One of the privileges I have experienced as a writer and drummer is having the book I co-wrote with Rich Redmond published by Modern Drummer, a magazine I have read since I was 13. Equally thrilling is having our book included in the same catalog with dozens of the top drum books on the market. One of my personal favorites (and a book that I am currently working my way through) is Bill Bachman’s “Stick Technique: The Essential Guide for the Modern Drummer.” This book is a great exercise in reading and sticking and will surely help readers improve their overall technique. For those who are a bit rusty on their reading skills (like me) the annotated patterns included with the notation will help you to get things started. Additionally Bachman routinely presents complimentary video lessons on Modern Drummer’s website.
According to the website this challenging book was “Culled from [his] popular “Strictly Technique” articles in Modern Drummer magazine, this book will help players develop hands that are loose stress free and ready to play anything that comes to mind. The book is for everyone who plays with sticks regardless of whether you’re focusing primarily on drum set orchestral percussion or the rudimental style of drumming. Divided into three main sections – Technique, Top Twelve Rudiments and Chops Builders – the book is designed to get you playing essential techniques correctly and as quickly as possible. Also includes a bonus section for two-hand coordination and independence.”
For more information, visit Bill Bachman’s website at: http://www.billbachman.net/home.html
[*Click image for full-size] Of all the rudiments my favorite is the Paradiddle. There’s something about that alternating sticking pattern as well as its effectiveness on a snare and on the drum set. There are days when it’s just me, a drum pad and pair of sticks. No matter what exercise I’m working on, my warm-ups always tend to be Paradiddle-based. When I’m practicing on the kit, I often find myself playing Paradiddle fills on both my drums and hi-hats (I use three). Recently I was introduced to the Paradiddle Pyramid. Above are the breakdowns and build ups of this exercise. Practice them with all of the accents notated and as always, try to maintain proper and consistent stick height. Enjoy!
One of the most innovative drummers today has to be Chris “Daddy” Dave. Similar to the late, great Papa Jo Jones, Dave has abandoned all the clichés of the conventional drum solo in favor of an unorthodox approach. In doing so he has created an element of excitement and anticipation that connects with the audience. You simply have no idea what he is going to do next. To the untrained eye Dave may appear sloppy or even amateur but if you understand the drums you will no doubt understand his genius. His chops are without question but his creativity in using those chops begs for our respect. Here are some things to recognize when watching Dave play: 1) his drum setup featuring five snares, no toms and broken cymbals, 2) his incredible ability to play extremely fast 16th notes with his right hand and his right foot, his ever-changing groove that seamlessly moves between a jazz and funk feel and 3) his casual posture that makes everything look easy. Whether he is performing with The Drumhedz, Robert Glasper, or the Chris Dave Trio, Chris Dave’s playing screams of originality and experimentation. It is exactly what the spirit of this blog is about (*see About this Blog). For more information on this inventive player, visit his website at http://chris-dave.com/.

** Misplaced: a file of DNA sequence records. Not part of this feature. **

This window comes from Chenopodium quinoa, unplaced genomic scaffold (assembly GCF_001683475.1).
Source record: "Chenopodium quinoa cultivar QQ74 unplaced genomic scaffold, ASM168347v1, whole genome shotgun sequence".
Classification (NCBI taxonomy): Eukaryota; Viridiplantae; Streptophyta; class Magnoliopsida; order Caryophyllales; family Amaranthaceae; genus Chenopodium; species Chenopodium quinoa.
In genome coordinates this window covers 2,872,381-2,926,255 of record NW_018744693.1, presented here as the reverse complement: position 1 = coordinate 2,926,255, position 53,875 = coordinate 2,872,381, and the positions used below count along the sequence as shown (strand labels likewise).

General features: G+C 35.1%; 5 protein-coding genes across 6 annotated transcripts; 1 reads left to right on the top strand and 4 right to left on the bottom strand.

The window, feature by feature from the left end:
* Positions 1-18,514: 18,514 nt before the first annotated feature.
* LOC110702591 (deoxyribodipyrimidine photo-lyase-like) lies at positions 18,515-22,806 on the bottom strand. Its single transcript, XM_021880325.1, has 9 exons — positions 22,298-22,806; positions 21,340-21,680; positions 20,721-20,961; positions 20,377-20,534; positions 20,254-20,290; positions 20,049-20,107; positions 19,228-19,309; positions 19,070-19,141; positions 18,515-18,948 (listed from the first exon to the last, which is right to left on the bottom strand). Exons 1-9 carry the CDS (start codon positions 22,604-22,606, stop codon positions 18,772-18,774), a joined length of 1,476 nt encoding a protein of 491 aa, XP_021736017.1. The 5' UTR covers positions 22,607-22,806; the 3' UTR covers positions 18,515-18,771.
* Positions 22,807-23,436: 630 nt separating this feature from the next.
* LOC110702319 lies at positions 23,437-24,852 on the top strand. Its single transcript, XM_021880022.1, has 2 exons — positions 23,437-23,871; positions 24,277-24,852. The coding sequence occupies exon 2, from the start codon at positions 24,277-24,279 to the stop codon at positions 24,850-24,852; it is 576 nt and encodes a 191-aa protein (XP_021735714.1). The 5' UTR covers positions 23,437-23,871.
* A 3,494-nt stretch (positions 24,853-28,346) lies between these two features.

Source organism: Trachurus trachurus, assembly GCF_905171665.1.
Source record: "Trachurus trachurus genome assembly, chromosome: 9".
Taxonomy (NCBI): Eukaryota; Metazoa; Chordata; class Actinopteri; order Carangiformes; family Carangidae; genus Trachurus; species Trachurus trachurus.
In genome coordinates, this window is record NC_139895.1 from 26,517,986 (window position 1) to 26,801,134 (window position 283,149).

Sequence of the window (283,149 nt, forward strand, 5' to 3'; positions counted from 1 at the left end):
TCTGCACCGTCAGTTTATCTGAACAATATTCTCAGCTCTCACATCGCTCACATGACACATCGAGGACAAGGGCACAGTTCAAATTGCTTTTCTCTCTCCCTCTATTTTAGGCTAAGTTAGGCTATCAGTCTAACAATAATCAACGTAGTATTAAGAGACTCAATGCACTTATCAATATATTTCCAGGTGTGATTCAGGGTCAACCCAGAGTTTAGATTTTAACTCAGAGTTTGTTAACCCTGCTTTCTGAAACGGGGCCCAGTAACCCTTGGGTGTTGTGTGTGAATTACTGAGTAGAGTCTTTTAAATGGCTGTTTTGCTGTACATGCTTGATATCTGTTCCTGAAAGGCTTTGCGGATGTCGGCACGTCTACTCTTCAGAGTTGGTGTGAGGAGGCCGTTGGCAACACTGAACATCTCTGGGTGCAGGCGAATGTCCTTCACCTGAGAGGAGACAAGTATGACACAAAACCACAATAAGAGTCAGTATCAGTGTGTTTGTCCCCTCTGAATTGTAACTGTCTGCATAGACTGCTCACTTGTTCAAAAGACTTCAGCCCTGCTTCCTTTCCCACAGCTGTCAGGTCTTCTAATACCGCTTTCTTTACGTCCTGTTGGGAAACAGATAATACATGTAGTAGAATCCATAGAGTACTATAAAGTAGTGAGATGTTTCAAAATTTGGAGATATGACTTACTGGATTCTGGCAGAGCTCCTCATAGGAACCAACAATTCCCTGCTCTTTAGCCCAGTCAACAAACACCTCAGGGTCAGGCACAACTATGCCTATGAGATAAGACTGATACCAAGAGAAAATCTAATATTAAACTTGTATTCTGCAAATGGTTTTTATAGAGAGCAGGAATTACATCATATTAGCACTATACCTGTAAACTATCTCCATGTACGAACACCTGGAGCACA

I know I said I would only post every two weeks but I got a little anxious after going live today. For my first “official” pearl of wisdom I think I will keep it short and sweet. As the inaugural post I believe it is appropriate to discuss the first (and most often) thing that we do as drummers. That of course is practice. It’s a dirty little schizophrenic word in every musician’s vocabulary that means both agony and ecstasy. Who doesn’t remember sitting at a drum pad for hours on end practicing sticking exercises and rudiments? How about working endlessly at the drum set on three way independence and syncopation? “Practice makes perfect” some say. Wrong! Practice makes you better. No one’s perfect.
That said, practice is perhaps the most important thing that we do. Establishing muscle memory, maintaining consistent time and getting the proper feel is an absolute necessity. Therefore the exercises that we do over-and-over-and-over are critical. Just like an athlete must sharpen their mind and body, so too does the drummer. Many people don’t know that there is a correct and incorrect way to practice. The biggest mistake that drummers make when practicing is trying to sound good. That defeats the whole purpose and stifles any growth or potential.
If you are really trying to get better you should struggle. That means you are learning. Only by challenging yourself, exploring places you’ve never been to and having the courage to take chances can you improve as a player. There is an old saying used by ballerinas that goes “Dance like no one is watching.” What an amazing concept. Play, perform and practice like no one is watching. Be brave. Go for it. That’s how you learn. That’s how you improve.